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Tough new laws for electric fences

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18 Feb 2013

Non-compliant electric fencing is now also illegal in South Africa and property owners – including homeowners, body corporates and businesses – are at risk if someone gets hurt because their electric fence installation is faulty, or non-compliant, says John Graham chief executive office of HouseCheck.

From 1 December 2012 all new, upgraded and repaired electric fence installations in South Africa must be compliant and the government has now established strict new regulations for this industry.

If you had your electric fence done by the guys from the local hardware store or one of the bakkie brigade boys, you have reason to be concerned.

The chances of your fence being compliant are low, he says.  

Similarly, if the installation was done by a non-specialist company, the ones that do a bit of everything (gate motors, intercoms, garage doors, some of the armed response companies, who use sub-contractors), then the chances are fairly slim that the installation has been done to legislative specification.

The reason is quite simple: electric fencing is not their core business.

From 1 December 2012 all new, upgraded and repaired electric fence installations in South Africa must be compliant and the government has now established strict new regulations for this industry.

By 1 October 2013, all electric fence installers must be registered after first passing a tough exam.

The new law says that electric fences must now be certified with an electric fence system certificate of compliance (EFC).

Graham says this certificate is similar to the electrical compliance certificate which all property owners must have.

However, electricians cannot issue this electric fence certification – unless the electrician is also qualified in terms of the new electric fence laws and has been registered with the Department of Labour.

In terms of this new law, all properties with an electric fence can only be transferred after 1 December 2012, if an EFC has been lodged with the conveyancing attorney, explains Graham.

All residential and commercial units, freehold and or sectional title, within townhouse complexes, housing estates, echo parks, business parks, also fall under this legislation.

Although sectional title properties do not require an EFC to effect transfer, body corporates and business entities are still legally responsible for any electric fence installation on the property and can be sued and prosecuted for non-compliance – especially if someone gets hurt.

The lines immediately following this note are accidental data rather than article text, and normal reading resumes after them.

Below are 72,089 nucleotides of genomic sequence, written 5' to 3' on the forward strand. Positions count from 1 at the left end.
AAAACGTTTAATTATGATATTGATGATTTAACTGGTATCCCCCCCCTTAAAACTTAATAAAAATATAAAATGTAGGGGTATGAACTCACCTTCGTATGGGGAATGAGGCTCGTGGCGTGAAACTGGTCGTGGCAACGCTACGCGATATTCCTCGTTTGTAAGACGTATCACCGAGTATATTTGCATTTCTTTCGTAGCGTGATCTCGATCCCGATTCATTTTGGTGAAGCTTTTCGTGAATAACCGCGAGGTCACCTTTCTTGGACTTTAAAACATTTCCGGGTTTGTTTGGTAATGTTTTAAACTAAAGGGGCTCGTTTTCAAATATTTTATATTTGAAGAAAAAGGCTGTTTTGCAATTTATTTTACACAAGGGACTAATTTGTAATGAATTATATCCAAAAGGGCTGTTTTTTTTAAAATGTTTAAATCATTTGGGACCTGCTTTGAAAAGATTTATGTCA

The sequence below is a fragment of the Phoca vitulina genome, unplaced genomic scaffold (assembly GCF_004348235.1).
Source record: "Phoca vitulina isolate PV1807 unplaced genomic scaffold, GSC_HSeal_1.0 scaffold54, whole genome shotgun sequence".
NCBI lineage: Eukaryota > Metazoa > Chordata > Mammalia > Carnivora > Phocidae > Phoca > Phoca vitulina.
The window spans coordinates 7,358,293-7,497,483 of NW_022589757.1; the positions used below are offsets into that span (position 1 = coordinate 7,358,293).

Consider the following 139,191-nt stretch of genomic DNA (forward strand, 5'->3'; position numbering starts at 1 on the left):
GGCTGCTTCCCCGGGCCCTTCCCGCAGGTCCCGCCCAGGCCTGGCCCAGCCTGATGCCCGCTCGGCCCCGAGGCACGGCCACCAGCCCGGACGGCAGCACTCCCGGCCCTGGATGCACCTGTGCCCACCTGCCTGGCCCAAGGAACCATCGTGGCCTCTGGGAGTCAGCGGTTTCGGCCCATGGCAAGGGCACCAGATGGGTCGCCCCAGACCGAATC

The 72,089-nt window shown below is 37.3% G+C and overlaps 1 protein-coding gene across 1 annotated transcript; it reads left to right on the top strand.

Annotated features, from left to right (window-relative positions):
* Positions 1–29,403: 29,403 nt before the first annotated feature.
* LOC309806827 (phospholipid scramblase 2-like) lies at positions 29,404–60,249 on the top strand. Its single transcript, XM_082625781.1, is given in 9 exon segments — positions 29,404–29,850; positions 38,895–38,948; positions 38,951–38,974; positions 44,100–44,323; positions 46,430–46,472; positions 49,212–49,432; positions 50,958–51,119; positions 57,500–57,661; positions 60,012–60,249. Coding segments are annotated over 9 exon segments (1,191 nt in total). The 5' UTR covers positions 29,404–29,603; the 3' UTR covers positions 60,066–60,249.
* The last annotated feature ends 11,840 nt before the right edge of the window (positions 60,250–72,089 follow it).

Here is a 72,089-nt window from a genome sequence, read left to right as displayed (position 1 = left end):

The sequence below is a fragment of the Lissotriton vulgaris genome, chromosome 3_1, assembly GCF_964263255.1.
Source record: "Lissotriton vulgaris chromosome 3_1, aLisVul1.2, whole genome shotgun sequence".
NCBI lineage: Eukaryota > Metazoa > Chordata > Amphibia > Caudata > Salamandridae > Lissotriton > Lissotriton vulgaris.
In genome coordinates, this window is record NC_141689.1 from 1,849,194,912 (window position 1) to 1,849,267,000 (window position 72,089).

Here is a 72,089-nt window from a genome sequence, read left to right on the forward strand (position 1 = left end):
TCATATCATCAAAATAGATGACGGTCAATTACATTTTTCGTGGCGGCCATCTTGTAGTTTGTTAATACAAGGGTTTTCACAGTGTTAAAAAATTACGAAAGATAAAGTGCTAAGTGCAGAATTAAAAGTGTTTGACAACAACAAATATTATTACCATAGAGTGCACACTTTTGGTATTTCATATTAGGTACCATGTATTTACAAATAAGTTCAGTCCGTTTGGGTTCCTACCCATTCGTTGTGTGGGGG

A certificate is also required when a change and or addition is made to an existing installation  - such as restringing an electric fence, or any additions to an electric fence.

Graham says a certificate is not required when repairing a broken wire, replacing a broken bobbin, repairing the energizer, replacing a lightning arrestor, or other repairs of a minor issue.

Should a fence be found to be non-compliant, it will either have to be upgraded to compliance or the owner will be forced to remove it.

Electrical fence installers must pass new examinations and be registered with the Department of Labour by 1 October 2013.

So it’s goodbye to the bakkie brigade of cowboy electric fence installers and there are an estimated 4 000 electric fence installers operating in South Africa at present.

According to Douglas Deerans of the SA Electrical Fencing Installers Association, government anticipates that once the registration process is finalised by 1 October 2013 there will be less than 300 registered and accredited electric fence system installers countrywide.

Some of the topics covered in the new legislation include: energiser and energiser placement specifications, energiser lightning arrestors which must be fitted to all energisers, fence and energiser earthing specifications (the energiser must have its own earthing spike), the placement and positioning of brackets, specifications regarding the joining of fence wiring /cabling; and warning signs.

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